Walk from Alexanderplatz to Berlin Central Train Station

Evening walk from Alexanderplatz to Berlin Central Train Station

An exciting exhibition day in Berlin had come to an end, so we decided to take a walk from well-known Alex along the boulevard Unter den Linden to the main train station. But first, we went from Adlershof to Alexander Square by S-Bahn, popularly referred to briefly as Alex.

Alexander Square is located on the northeastern edge of the historic center of Berlin. The almost rectangular square in the district of Berlin Mitte goes back to the square in front of the "King's Gate" and received its present name based on the Russian Tsar Alexander I in 1805.

Starting point at Alexander Square with the mighty TV tower

b_450_450_16777215_00_images_deutschland_berlin_berlin-spaziergang-1.jpgAt the beginning of the 1930s the redesigned place together with much of the surrounding buildings suffered during Allied air attacks from significant destruction during the Second World War. The East Berlin administration had cleaned the area of ​​the square in the center of the GDR capital except for the Alexander and Berolina house in the 1960s and nearly eliminate and cleared away the historical buildings, so the square became pedestrian zone and by that was enlarged to about eight acres. On this now four times larger surface, developed to 1970, the Interhotel Stadt Berlin and the HO-Centrum-Warenhaus, which continue until today as Park Inn and Galeria Kaufhof.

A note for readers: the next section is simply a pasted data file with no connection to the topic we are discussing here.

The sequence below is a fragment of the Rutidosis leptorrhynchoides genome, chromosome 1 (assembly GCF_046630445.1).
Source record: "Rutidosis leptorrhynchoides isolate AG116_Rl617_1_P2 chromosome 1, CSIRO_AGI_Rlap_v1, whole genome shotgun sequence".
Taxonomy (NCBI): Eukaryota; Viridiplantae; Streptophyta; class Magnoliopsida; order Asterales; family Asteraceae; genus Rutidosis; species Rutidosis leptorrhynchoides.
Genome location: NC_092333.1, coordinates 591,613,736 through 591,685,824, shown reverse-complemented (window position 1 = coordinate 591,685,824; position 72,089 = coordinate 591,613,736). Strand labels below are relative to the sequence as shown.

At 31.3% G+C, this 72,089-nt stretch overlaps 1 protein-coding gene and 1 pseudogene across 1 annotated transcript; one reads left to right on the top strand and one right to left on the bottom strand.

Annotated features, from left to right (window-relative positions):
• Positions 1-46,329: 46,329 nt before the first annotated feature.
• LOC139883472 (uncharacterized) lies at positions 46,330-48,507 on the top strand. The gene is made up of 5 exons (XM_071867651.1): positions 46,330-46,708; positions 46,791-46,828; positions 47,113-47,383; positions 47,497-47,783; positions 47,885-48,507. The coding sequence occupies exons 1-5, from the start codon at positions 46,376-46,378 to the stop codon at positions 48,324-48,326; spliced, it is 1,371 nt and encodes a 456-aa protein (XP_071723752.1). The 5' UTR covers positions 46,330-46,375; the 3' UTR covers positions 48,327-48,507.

With more than 360,000 passers-by tourists a day, Alexander Square was the fourth-busiest square in Europe in 2009 and is, according to a study, the most visited area in Berlin, in front of the City West around Kurfürstendamm and Tauentzienstraße. It is a popular starting point for tourists who can reach lot of attractions such as the TV tower, the Nikolaiviertel and the Red Town Hall reachable from the two stations of the same name of the suburban train (Stadtbahn) and subway. The shopping centers Alexa and the Mitte, the Rathauspassagen and the Galeria Kaufhof also have several large retail locations.